How Social Media Shopping is Increasing Customer EngagementAdd bookmark
Mobile shopping is at an all-time high, and new technology has allowed customers the ability to diversify their shopping experience. With individuals making more purchases on their smartphones, apps like Instagram have started to replace the local mall. Social platforms are making it easier than ever to make purchases; they provide customers with a marketplace-like experience, giving them an abundance of beautifully displayed products, accessible at any moment.
With all its success on Instagram, Facebook is bringing the shopping feature to more of its platforms. WhatsApp, a mobile messaging-service, introduced a shopping feature in October, after stating the global pandemic has increased the need for efficient customer service and sales. Facebook furthered its reasoning by referencing research showing customers prefer messaging businesses for help and are more likely to continue with a purchase after the conversation.
The company has continued to supplement the feature to make it even more prominent on the app, adding a shopping button on top of chats and, most recently, a cart feature that lets customers order multiple items in one conversation. The service, which began as a way to conversationally make purchases, is now settling in to be a more traditional shopping platform.
The app has seen some initial success in the space; over 175 million people have used the platform to reach out to a business since its release. This progress shows us that customers are willing to use nontraditional tools to make purchases, and they may enjoy a more informal approach when connecting with your brand.
With more people turning to social media to find new products, we can understand why Facebook is rolling out shopping services on all of its platforms. Instagram has quickly evolved into an online shopping mecca. Its 1 Billion monthly users can now benefit from the convenience of making purchases while scrolling their favorite accounts.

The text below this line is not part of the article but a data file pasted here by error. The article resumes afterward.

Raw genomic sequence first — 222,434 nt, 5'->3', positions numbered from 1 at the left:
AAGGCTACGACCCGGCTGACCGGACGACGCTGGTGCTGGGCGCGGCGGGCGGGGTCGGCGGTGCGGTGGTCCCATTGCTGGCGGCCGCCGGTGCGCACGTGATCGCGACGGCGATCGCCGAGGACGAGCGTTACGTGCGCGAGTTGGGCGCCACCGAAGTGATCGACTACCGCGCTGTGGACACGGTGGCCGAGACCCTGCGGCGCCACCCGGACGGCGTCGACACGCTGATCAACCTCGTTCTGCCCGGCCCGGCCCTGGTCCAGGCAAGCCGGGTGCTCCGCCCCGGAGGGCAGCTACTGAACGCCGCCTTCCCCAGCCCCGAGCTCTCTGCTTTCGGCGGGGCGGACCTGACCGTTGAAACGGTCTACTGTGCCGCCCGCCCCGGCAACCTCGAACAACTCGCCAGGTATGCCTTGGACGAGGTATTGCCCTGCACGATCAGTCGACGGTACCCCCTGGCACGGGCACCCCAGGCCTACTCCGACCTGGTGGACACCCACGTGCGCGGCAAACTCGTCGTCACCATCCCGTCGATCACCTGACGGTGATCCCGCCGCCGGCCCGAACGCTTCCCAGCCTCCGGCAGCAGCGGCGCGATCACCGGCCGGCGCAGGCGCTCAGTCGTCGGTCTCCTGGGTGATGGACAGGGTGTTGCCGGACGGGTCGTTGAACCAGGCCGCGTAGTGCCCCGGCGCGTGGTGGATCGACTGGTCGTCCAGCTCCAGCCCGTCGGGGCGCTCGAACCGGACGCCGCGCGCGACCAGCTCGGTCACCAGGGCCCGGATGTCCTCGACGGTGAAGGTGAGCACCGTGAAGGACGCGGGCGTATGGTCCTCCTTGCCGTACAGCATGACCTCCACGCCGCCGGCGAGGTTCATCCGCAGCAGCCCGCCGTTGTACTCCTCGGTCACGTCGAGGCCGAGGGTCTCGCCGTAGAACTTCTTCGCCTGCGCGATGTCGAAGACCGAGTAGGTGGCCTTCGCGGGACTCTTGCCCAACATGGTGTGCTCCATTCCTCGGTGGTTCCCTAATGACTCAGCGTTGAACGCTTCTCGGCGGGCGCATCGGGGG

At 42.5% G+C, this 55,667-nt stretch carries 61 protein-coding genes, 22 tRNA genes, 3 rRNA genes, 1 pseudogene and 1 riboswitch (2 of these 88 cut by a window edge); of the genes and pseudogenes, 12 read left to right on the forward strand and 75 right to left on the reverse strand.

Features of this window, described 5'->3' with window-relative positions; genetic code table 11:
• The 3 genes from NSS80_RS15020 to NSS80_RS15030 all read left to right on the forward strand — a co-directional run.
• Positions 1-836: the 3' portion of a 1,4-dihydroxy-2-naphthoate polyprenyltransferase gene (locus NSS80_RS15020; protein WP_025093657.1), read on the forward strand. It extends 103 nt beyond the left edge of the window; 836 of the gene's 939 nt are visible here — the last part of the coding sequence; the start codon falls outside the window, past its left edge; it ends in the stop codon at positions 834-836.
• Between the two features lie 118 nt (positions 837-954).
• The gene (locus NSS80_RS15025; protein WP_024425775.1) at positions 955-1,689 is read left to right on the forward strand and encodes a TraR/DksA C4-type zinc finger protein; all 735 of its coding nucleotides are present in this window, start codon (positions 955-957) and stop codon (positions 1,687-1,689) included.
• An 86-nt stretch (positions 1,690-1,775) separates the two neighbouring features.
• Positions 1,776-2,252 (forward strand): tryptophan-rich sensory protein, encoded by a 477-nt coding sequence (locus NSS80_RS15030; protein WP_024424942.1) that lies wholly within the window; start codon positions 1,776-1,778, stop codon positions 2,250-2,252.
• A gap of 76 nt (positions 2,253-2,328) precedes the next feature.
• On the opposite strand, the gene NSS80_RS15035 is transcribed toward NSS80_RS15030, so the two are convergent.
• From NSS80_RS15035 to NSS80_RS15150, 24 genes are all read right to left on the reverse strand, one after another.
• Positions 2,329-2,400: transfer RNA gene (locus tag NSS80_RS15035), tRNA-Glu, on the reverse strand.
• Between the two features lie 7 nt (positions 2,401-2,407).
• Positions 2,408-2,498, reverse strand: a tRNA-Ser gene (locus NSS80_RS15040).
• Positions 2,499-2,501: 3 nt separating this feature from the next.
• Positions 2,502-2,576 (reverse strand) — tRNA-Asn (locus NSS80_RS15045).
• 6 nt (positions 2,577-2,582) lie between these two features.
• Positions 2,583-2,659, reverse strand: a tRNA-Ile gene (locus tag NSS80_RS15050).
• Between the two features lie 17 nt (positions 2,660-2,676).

Businesses are even being created after finding success on social platforms. Since the pandemic began individuals are using Instagram for their quarantine-businesses, building charcuterie board delivery services and selling tie-dye designs. Customers are seeing businesses being built from the ground up, and engagement is high. One-third of the most viewed Instagram stories are from businesses.
From this, we can see that shoppers are interacting with brands more frequently and in a very personal way; social channels are helping to form new relationships that may not have been established through a more traditional customer experience.
With both an increase in shopping on social platforms and an influx of new business engagement, we’re starting to see a different side of eCommerce. Small businesses are thriving and there is a newfound sense of community. Customers are freer to ask questions and connect with brands through this more social approach.
Social media platforms encourage personality and authenticity and followers are becoming more inclined to reach out to your business. With this information, we can continue to gain a better understanding of our multidimensional customers.
The rise of shopping on WhatsApp and Instagram gives us insight into the customer’s desire beyond initial convenience factors; they’re looking for a personalized and engaging experience. Businesses need to take this into account when considering their future customer service strategies.
With this growth, companies also need to consider the long-term customer service impact of social media purchases. Brands must start allocating resources to these growing platforms to manage the increase in consumer demand. Since the pandemic began, we’ve seen unprecedented increases in call volume that left industries overwhelmed. By adapting customer service resources now, we can avoid our previous mistakes.
As individuals increasingly make purchases on social networks, they will expect to receive customer service within these same channels. They, moreover, will expect that service to match the quality they would find in a “traditional” channel like phone or email. Companies need to be prepared for this shift, ensuring they can deliver a frictionless, memorable experience wherever and whenever the customer chooses to connect.